Insurance commissioner Kreidler should resign [The Columbian, Vancouver, Wash.] – InsuranceNewsNet

June 21 – Following revelations of the bureau’s disparaging conduct, it’s hard to imagine the state insurance commissioner Mike Kreidler effectively discharging its duties in the service of the people of Washington. For the sake of his office and the state, Kreidler should resign from his post.

The Colombian is not the first to demand Kreidler’s resignation. On Friday, the governor Jay Inslee released a statement that read in part: “Commissioner Kreidler assured his employees and the public that he would work to improve his relationship with staff, but instead fired an employee who spoke about these issues. All staff deserve respect regardless of their will Therefore I think we need different leadership in this position and I think he should step down.

A statement from the state Democratic Party said: “We have been deeply disappointed and disturbed by the first set of complaints against Mike Kreidler earlier this year, and had hoped that his apology and training efforts were sincere and gave him the opportunity to reform his actions and behaviors. But it’s now quite clear: he didn’t learn anything.”

Notably, Kreidler is a Democrat. He is in his sixth term in that position, which is elected statewide, and in 2020 he won re-election with 65% of the vote. But party affiliation or the prior will of voters has little to do with an elected official’s ability to perform their duties effectively. How a state executive manages their office has an impact on how that office serves the people of Washington.

Over the past several months, numerous prospective and former employees have disclosed instances in which Kreidler was demeaning or rude, racially focused, or used derogatory terms for minority populations. In February, Jon Noskithe agency’s director of legislative affairs, filed a formal complaint alleging that Kreidler intimidated him.

Last week, Noski was fired after returning from sick leave. This move directly led to calls for Kreidler’s resignation.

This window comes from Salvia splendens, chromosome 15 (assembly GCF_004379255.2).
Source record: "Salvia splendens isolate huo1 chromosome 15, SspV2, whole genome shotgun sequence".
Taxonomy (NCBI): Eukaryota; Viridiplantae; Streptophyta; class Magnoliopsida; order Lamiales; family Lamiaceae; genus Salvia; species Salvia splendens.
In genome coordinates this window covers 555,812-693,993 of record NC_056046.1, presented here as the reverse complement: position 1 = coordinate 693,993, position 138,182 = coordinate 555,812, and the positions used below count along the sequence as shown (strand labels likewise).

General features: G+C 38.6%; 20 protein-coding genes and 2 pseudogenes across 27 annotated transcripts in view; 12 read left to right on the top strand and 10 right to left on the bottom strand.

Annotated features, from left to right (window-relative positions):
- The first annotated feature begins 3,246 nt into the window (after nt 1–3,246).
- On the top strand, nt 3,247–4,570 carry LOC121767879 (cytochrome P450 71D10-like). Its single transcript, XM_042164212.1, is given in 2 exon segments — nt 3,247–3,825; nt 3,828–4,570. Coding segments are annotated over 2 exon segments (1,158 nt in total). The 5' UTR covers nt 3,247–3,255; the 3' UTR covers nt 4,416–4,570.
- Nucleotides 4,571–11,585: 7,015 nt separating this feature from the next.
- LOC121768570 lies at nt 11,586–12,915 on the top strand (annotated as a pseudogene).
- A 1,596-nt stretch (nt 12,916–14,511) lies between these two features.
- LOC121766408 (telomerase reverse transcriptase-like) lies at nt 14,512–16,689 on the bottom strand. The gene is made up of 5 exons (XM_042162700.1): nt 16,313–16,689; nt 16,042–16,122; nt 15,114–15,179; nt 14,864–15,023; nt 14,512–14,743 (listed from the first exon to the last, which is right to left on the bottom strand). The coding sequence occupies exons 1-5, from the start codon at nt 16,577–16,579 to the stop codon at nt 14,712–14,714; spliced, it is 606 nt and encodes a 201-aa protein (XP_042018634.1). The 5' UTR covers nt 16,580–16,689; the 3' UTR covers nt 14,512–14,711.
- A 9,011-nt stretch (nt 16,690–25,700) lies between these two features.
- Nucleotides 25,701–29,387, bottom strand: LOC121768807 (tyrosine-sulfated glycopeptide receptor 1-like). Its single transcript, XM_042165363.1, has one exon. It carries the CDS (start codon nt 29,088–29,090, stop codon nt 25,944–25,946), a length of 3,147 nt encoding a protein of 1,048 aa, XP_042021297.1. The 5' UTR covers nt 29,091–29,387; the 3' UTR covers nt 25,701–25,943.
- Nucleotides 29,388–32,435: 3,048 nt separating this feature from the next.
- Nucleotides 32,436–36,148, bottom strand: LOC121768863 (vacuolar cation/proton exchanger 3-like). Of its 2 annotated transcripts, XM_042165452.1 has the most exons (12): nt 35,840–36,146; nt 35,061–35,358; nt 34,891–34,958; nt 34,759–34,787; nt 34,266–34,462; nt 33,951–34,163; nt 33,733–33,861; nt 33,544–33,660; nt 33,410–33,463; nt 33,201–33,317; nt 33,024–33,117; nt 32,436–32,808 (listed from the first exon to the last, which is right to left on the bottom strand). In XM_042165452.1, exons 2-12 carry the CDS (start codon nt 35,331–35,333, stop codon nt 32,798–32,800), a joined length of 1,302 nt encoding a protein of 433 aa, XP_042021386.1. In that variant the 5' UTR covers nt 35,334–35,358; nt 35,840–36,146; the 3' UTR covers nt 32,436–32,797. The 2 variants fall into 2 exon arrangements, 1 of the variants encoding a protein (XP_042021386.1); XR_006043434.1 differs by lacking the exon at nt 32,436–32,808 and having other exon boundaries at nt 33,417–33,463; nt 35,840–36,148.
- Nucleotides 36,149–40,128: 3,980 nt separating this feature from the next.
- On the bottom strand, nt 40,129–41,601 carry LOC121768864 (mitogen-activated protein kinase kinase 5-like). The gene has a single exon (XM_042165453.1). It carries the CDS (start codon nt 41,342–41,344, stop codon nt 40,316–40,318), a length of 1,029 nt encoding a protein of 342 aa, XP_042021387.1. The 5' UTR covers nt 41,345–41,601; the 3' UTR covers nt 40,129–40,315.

In response to those calls, Kreidler said, “I cannot comment on the specifics of an individual personal matter, but the finding that the departure of an important and valued employee is due to him filing a complaint against me is not true and does not reflect the full context of the story.”

Kreidler’s performance has come under intense public scrutiny over the past year. It unilaterally decided to ban the use of credit scores to determine insurance policy premiums, after the proposal was rejected by lawmakers.

The question of whether or not he has the power to implement such a policy should remain separate from the question of whether he should remain in office. Like party affiliation, political decisions are different from broader doubts about whether Kreidler can do his job effectively.

“I’m committed to doing better and to living up to that commitment,” he said on Friday. “At the same time, I intend to continue to serve alongside the dedicated people of our agency and work on important consumer protection issues ahead.”

That seems unlikely in the wake of the latest controversy. While we don’t know the full story surrounding Noski’s departure from the department, we do know that there is a toxic atmosphere that has led to many complaints and that Kreidler’s management is detrimental to the residents of Washington.

The Office of the Insurance Commissioner touches every resident of our state, regulating health insurance, auto insurance, home insurance, and renter’s insurance. The public deserves someone who can manage it with the utmost integrity and efficiency.


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